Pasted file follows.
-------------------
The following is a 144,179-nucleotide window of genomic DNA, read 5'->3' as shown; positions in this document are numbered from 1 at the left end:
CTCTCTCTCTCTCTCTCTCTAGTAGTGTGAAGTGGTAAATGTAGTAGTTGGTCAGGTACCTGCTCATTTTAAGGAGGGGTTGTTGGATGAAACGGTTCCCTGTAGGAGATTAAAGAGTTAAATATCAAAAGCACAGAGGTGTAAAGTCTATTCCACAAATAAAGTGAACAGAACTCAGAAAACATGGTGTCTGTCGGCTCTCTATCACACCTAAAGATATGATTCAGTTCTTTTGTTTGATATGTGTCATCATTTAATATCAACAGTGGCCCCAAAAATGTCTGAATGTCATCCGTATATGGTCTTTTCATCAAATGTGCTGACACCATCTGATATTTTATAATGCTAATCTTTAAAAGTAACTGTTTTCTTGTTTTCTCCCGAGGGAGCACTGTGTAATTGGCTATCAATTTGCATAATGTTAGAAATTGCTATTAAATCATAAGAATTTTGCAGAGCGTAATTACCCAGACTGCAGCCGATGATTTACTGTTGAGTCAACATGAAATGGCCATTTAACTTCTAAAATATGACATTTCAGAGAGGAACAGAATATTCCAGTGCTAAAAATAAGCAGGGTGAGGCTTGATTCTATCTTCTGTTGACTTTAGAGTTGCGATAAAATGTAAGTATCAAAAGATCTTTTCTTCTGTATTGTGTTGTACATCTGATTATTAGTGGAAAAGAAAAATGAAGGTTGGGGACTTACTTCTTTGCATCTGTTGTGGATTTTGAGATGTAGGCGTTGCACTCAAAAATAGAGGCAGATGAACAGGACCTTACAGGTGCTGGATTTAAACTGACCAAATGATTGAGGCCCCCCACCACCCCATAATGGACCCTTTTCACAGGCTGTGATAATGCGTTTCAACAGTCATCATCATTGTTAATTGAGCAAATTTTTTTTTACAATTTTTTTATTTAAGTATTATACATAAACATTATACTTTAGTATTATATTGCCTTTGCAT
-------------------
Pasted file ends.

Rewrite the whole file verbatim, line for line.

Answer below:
The following is a 144,179-nucleotide window of genomic DNA, read 5'->3' as shown; positions in this document are numbered from 1 at the left end:
CTCTCTCTCTCTCTCTCTCTAGTAGTGTGAAGTGGTAAATGTAGTAGTTGGTCAGGTACCTGCTCATTTTAAGGAGGGGTTGTTGGATGAAACGGTTCCCTGTAGGAGATTAAAGAGTTAAATATCAAAAGCACAGAGGTGTAAAGTCTATTCCACAAATAAAGTGAACAGAACTCAGAAAACATGGTGTCTGTCGGCTCTCTATCACACCTAAAGATATGATTCAGTTCTTTTGTTTGATATGTGTCATCATTTAATATCAACAGTGGCCCCAAAAATGTCTGAATGTCATCCGTATATGGTCTTTTCATCAAATGTGCTGACACCATCTGATATTTTATAATGCTAATCTTTAAAAGTAACTGTTTTCTTGTTTTCTCCCGAGGGAGCACTGTGTAATTGGCTATCAATTTGCATAATGTTAGAAATTGCTATTAAATCATAAGAATTTTGCAGAGCGTAATTACCCAGACTGCAGCCGATGATTTACTGTTGAGTCAACATGAAATGGCCATTTAACTTCTAAAATATGACATTTCAGAGAGGAACAGAATATTCCAGTGCTAAAAATAAGCAGGGTGAGGCTTGATTCTATCTTCTGTTGACTTTAGAGTTGCGATAAAATGTAAGTATCAAAAGATCTTTTCTTCTGTATTGTGTTGTACATCTGATTATTAGTGGAAAAGAAAAATGAAGGTTGGGGACTTACTTCTTTGCATCTGTTGTGGATTTTGAGATGTAGGCGTTGCACTCAAAAATAGAGGCAGATGAACAGGACCTTACAGGTGCTGGATTTAAACTGACCAAATGATTGAGGCCCCCCACCACCCCATAATGGACCCTTTTCACAGGCTGTGATAATGCGTTTCAACAGTCATCATCATTGTTAATTGAGCAAATTTTTTTTTACAATTTTTTTATTTAAGTATTATACATAAACATTATACTTTAGTATTATATTGCCTTTGCAT